No more small talk as MINI hits the big time
Size and price of new Clubman grow, too, writes our Motoring Editor
I know what a minibreak is; I know what a miniskirt is. But I don't know what a mini car is any more. And I can thank (or blame?) the new MINI Clubman estate for that.
Merciful hour, but it's big. Like a growth-spurt teenager, it's gone from moderate adolescent to adult in no time.
Not many cars grow nearly 12ins on their predecessor (at 4,253mm, it is up 293mm; also 115mm wider and 16mm taller), or pile on an extra 155kg.
To put this Clubman in some sort of context, it might be helpful to know it is 270mm longer and 73mm wider than the 5dr hatch.
It's the first MINI I've driven where there was moderately decent rear-seat room for a couple of adult passengers. Admittedly, they were of relatively moderate physique but it went to show, as if proof were needed, how well MINI has managed to exploit the additional inches and translate them into proper space.
There are things I loved about big MINI and there were things I didn't.
I adored the two little split-tailgate doors at the back. Cute. And practical; opening one was sufficient for me to get reasonable amount of shopping, gym-kit bag and laptop bag into the well-covered boot. The two windows on the doors have a little wiper each. Cute. There was also a decent-sized boot (360 litres). Drop the rear seats and you've got loads of room (1,250 litres).
The new-look cabin held few surprises really, except I'm not a fan of the electric handbrake.
I also still don't like the look of the Big Ben central screen but it was an excellent interface for infotainment, phone or satnav (now standard). And the rotary controller for it fell to hand easily between the front seats.
It's a typically modern MINI really, with plenty of creature comforts. I liked it. I felt at home, though they still have too many buttons all over the place - right up to the ceiling.
And I found the adjustment levers on my seat to be fiddly, hard to find and awkward to access and use. But the seats themselves were excellent; solid, firm and big enough for this old frame.
With three of us on board, it was a cosy little place on some cold days; they have lots of little - and large - storage slots (door compartments can hold one-litre drink bottles).
As it stood that bit taller, I had a great driving position. I have to say the 2-litre diesel was a bit of joy to drive around town and out the high road.
It was critical that I did get the sort of sporty, sharp drive essential for this car to be called a MINI. If it didn't have that busy/energetic, close-to-the-tarmac feel, then why buy it? There are plenty of other estates. I'm glad to say it did in abundance, though coming immediately after a week in the extravagantly comfortable BMW 7-series, it took me a couple of days to acclimatise to its more sporty way of travel. However, I was disappointed with the quality of the gear change but I'm prepared to put it down to the car being so new. Getting reverse was a little bit of bother, too. Shouldn't be, you know.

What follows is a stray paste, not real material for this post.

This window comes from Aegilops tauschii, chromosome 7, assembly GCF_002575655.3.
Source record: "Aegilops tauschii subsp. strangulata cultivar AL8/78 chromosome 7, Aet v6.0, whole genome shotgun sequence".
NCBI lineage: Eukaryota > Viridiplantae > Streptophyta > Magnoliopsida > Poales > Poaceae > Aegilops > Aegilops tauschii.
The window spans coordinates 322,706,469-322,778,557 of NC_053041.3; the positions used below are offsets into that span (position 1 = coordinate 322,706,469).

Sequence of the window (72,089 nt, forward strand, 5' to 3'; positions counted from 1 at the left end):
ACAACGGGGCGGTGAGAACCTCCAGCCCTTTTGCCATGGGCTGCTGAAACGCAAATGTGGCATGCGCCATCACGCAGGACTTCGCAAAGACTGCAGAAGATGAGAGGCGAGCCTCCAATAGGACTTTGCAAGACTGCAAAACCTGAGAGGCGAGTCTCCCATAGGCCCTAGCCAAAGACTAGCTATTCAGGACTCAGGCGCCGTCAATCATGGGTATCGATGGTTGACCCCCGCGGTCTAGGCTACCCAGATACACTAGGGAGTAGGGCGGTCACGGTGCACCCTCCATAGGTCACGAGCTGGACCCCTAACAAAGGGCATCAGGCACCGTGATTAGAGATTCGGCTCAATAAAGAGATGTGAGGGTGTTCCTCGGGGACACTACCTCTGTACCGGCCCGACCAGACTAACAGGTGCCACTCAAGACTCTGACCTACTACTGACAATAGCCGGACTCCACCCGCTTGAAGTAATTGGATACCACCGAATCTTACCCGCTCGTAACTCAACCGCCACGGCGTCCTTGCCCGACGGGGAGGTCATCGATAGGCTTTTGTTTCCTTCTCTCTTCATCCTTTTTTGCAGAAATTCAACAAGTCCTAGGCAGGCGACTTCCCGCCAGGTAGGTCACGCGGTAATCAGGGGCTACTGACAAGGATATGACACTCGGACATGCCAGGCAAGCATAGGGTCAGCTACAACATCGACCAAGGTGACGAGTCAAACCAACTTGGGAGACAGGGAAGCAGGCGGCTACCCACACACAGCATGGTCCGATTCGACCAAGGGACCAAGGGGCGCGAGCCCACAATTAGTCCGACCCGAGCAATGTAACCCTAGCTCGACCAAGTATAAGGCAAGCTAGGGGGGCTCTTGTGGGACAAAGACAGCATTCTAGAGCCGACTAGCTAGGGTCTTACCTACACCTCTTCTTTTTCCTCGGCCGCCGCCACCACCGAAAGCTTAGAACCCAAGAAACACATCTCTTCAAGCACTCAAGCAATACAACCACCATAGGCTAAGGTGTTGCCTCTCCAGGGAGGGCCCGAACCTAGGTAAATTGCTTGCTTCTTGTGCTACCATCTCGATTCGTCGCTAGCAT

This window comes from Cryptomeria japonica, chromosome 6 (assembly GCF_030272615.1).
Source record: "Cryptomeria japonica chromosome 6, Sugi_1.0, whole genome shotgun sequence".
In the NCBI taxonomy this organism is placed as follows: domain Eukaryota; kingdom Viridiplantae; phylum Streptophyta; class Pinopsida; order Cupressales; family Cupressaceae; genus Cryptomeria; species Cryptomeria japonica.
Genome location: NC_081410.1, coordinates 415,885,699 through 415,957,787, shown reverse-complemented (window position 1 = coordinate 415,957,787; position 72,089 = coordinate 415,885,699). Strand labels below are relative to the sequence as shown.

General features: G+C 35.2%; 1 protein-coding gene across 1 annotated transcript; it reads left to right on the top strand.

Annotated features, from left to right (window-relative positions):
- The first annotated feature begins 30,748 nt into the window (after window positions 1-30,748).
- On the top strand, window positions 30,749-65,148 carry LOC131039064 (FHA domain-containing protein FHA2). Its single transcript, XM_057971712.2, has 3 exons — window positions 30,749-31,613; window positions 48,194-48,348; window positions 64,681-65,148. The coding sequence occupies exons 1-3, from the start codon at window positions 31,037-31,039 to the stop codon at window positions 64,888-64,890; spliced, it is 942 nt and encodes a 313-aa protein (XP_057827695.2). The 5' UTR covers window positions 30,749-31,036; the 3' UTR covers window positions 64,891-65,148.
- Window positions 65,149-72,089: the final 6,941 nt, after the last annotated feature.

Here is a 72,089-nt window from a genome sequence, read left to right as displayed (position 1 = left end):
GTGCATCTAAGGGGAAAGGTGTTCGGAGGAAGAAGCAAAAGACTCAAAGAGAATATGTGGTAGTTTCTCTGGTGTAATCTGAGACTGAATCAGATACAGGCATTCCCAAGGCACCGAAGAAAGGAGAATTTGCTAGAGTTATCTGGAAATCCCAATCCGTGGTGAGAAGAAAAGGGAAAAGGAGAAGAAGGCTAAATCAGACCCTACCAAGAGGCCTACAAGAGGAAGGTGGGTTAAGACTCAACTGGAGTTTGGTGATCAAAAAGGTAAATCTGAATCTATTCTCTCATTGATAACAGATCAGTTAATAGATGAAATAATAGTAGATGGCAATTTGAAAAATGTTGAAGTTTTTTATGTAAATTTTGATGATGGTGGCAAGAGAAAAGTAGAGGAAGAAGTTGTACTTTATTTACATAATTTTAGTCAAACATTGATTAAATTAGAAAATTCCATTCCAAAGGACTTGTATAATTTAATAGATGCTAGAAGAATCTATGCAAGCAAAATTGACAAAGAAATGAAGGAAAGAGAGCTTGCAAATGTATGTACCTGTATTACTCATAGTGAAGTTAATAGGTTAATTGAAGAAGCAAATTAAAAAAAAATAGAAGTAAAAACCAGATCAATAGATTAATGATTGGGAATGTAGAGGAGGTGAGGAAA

One thing they are not reversing is price. In line with the larger car, cost has gone up. Only to be expected, I suppose. MINI have emphasised that when you take everything into account - not just the larger car but the technology and standard equipment - the price for a small premium estate isn't extravagant by any means. I take their word for it, but by golly the starting price doesn't half grow up when you add on a few extras.
Forty thousand for a MINI estate - albeit a well-dressed and equipped version - is a lot of money. Just goes to show you this MINI has grown up in more than physical size.
Which begs the question: if they keep making MINIs bigger and bigger, where and when will the name not mean smart and small any more?
Now that's a really big question. Meantime, I think you'd enjoy this. It's practical but still has a touch of the old MINI magic.
Facts & figures
MINI Clubman Cooper D (4cyl, 1,995cc diesel, 150bhp, 109g/km-115g/km, €190/€200 road tax, from 4.1l/100km, 68.9mpg).
Prices from €29,560 (on-the-road) for Cooper petrol. Cooper diesel tested €32,501; plus options €40,387.
Along with standard active and safety elements, options on test car included: CHILI Pack (cloth/leather upholstery, heated sports seats, park distance control, automatic air con, LED headlights/foglights etc), run-flat tyres, Anthracite roof lining, rain sensor, cruise control, satnav.
My side of the road
I've never seen so many people out running. Great for them; danger for all. Especially on narrower country roads where the options for runners and drivers to create a bit more space are so limited. I had a couple of scary moments up the Wicklow mountains where I had no choice but to stop completely. Others, drivers and runners, should realise they may have to do the same.